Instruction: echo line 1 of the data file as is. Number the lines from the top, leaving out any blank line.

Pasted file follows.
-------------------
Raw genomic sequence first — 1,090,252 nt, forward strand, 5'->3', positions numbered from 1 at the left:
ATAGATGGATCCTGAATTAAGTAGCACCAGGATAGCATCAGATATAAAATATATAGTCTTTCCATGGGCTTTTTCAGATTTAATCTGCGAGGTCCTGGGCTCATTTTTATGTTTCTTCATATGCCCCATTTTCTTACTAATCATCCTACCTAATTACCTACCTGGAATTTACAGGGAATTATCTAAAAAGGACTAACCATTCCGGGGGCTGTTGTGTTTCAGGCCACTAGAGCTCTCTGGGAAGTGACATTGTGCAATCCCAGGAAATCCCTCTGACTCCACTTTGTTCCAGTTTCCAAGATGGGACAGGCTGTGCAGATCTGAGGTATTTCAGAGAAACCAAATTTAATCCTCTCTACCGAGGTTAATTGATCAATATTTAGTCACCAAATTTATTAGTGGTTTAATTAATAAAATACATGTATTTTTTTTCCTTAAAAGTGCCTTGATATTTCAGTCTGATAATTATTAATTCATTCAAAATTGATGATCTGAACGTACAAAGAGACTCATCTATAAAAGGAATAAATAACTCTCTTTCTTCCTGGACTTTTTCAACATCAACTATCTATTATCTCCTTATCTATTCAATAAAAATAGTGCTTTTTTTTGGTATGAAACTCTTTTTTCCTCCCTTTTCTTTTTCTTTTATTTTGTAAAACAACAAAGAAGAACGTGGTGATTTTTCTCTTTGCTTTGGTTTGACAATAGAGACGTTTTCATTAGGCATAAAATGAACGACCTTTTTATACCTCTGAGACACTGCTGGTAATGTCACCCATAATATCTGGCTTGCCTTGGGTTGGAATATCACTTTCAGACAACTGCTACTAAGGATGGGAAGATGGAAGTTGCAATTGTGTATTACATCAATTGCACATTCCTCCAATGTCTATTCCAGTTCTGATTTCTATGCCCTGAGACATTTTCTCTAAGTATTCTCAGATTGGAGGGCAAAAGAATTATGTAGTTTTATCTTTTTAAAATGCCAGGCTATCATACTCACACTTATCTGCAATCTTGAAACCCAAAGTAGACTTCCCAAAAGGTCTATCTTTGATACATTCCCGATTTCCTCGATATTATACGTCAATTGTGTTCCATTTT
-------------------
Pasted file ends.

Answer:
Raw genomic sequence first — 1,090,252 nt, forward strand, 5'->3', positions numbered from 1 at the left: